Asheville’s ambitious leap into eco-friendly transportation has morphed into a financial sinkhole and a source of frustration for city officials.
In 2018, the city heralded the purchase of five state-of-the-art electric buses, each with a price tag of over $616,796, abc13 News reported.
Fast forward to today, and this green dream has morphed into a financial nightmare, with most of the fleet idled due to a series of almost unbelievable misfortunes.
Interim Transportation Director Jessica Morriss reported that three of the five buses are currently inoperative, with one bus sidelined by a malfunctioning double door since July.
“We haven’t been able to get new doors,” Asheville’s interim transportation director Jessica Morriss told abc13 News. “There’s no third party that makes a door. We’d have to get custom-made doors.”
But the expenses don’t stop at the purchase price. Morriss reveals a staggering total cost per bus nearing $1 million, including infrastructure for chargers and annual costs like leasing batteries and electric charges. And then there’s maintenance – another $251,000 spent on items like replacing traction drive controls for all buses. Maintenance director John McDaniel adds to the tale of woe, noting the replacement of power inverters at $14,000 each.
“The last couple of years have been particularly difficult,” Morriss laments, noting the bus manufacturer, Proterra, has filed for bankruptcy, making parts for repairs as elusive as a quiet day in their department. “We don’t see an end in sight,” she adds.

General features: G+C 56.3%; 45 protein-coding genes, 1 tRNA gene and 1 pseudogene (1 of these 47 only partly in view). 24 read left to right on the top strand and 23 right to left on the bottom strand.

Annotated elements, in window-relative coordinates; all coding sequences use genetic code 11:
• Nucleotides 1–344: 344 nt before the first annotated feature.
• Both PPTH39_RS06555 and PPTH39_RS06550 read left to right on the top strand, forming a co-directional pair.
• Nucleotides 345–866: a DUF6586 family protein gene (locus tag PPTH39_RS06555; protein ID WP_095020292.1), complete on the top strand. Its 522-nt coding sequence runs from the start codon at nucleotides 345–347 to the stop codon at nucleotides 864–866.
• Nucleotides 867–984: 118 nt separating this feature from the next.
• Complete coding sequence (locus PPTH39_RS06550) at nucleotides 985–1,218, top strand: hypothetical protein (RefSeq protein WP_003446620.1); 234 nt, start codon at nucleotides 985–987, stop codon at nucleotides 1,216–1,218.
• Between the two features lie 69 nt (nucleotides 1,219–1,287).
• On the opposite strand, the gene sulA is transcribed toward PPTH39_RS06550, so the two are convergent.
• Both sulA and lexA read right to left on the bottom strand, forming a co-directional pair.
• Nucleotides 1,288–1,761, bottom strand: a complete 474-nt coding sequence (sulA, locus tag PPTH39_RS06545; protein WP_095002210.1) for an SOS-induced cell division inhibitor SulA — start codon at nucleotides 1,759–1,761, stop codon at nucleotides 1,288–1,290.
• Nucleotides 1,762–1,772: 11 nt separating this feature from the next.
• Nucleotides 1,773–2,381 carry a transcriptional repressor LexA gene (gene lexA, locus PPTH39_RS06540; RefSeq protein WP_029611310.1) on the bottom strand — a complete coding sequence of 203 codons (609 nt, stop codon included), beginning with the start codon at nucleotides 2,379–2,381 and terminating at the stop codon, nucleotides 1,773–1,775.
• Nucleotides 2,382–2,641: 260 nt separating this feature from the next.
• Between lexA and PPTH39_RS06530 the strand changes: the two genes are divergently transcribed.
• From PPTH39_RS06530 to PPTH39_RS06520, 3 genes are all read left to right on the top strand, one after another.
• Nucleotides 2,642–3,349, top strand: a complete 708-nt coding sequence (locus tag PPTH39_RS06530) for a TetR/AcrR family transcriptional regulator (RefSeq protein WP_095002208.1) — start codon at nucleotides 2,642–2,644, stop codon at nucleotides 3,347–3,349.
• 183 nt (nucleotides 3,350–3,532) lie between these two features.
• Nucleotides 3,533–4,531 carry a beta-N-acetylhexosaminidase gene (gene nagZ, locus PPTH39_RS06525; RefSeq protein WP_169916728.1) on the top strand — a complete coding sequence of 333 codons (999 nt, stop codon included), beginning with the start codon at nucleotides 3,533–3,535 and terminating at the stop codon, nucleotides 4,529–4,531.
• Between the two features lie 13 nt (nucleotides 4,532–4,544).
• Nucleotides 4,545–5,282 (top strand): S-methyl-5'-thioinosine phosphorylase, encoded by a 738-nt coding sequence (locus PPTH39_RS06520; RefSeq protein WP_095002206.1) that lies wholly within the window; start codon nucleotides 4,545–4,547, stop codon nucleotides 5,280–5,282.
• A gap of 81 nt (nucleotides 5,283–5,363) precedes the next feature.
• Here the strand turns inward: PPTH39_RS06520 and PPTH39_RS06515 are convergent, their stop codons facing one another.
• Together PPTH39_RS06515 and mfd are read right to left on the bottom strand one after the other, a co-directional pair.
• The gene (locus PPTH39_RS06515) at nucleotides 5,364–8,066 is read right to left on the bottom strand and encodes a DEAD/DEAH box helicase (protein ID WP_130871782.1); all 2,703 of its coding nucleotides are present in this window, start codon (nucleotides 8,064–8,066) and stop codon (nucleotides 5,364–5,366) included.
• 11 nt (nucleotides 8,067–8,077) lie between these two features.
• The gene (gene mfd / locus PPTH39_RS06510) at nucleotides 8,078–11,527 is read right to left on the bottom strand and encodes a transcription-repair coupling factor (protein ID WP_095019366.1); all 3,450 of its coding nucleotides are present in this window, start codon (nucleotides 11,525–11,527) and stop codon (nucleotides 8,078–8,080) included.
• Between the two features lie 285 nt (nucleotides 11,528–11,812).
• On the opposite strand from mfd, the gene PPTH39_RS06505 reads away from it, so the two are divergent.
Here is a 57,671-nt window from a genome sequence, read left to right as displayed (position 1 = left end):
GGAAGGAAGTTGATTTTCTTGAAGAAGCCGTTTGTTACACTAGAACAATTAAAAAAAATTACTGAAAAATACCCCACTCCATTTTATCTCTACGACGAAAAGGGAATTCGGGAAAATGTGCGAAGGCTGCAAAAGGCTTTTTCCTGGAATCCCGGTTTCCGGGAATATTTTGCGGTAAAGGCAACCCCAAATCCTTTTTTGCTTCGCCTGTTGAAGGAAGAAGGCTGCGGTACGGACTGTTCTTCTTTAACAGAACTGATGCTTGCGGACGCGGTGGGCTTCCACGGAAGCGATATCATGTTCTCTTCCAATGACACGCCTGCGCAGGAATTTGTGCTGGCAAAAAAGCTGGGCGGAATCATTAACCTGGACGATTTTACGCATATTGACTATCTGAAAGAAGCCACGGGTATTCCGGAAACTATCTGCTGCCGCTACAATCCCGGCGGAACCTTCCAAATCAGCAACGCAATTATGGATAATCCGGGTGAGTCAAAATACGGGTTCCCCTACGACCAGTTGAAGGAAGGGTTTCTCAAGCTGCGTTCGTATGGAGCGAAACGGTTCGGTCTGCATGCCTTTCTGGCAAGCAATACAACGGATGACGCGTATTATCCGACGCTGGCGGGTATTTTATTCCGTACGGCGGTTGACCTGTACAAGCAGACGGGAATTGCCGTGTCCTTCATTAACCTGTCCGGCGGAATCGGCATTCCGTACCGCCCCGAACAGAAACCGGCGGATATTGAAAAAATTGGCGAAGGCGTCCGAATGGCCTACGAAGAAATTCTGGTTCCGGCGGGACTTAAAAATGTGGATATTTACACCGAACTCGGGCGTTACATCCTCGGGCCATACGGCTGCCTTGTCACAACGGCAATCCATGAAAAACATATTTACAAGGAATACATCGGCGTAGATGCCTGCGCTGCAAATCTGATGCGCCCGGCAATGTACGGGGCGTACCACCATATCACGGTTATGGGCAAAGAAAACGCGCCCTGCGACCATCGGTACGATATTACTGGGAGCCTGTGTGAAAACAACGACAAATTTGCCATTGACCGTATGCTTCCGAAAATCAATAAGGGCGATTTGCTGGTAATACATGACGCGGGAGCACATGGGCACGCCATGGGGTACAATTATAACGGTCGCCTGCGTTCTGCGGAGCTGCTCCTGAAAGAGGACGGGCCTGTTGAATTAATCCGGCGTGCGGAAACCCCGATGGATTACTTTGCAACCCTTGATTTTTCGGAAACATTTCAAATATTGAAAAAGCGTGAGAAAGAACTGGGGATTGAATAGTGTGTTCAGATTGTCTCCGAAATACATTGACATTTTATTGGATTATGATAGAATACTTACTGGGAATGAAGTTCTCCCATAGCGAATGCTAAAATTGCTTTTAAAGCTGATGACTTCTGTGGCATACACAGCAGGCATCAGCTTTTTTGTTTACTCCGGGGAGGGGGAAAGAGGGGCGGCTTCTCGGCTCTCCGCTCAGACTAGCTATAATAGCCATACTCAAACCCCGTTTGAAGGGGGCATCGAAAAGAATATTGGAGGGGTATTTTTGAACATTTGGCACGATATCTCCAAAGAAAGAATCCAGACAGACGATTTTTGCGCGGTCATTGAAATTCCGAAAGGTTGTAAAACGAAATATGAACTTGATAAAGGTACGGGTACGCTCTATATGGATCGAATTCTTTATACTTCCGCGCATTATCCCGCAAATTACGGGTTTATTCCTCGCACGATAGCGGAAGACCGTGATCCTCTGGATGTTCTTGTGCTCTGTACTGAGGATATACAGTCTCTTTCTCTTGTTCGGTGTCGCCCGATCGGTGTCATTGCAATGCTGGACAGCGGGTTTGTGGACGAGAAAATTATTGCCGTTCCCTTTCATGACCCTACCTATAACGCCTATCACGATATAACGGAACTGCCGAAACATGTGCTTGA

The operational buses can barely make it through a day’s work. McDaniel notes that in winter, the range is about 78 miles – roughly three airport trips – before needing hours of charging. And overnight, the buses get cold, gobbling up a significant part of their charge just to warm up.
The ripple effects are felt across the city’s entire fleet, as biodiesel and hybrid buses pick up the slack, being run more frequently due to the electric buses’ frequent downtimes.
“There’s some lessons here for sure,” Morriss concedes, revealing a pause in further electric investments until they can ensure reliability.
In a related story, Hertz Global Holdings Inc., once a leading advocate for electrifying its vehicle fleet, has announced plans to offload approximately a third of its U.S. electric vehicles (EVs), citing sluggish demand and burdensome maintenance costs.
The move marks a significant retreat from the company’s ambitious electric transition initiated just a few years ago.
Hertz began the sale of 20,000 EVs last month, a disposal that is slated to proceed throughout 2024. This divestment was disclosed in a recent regulatory filing where the company also noted an expected non-cash charge of around $245 million for the fourth quarter, attributed to increased net depreciation expenses.
Also, electric vehicle owners in the Chicago area have not been able to charge their overpriced method of transportation in the bitter cold this week, leaving scenes of dead electric cars littered across public charging stations.
It turns out buying a worthless car to virtue-signal for the environment has unintended consequences.
Fox Chicago reported Monday the charging stations have turned into electric car graveyards over the past two days as temperatures in the Windy City and its suburbs have dipped to the negative double digits.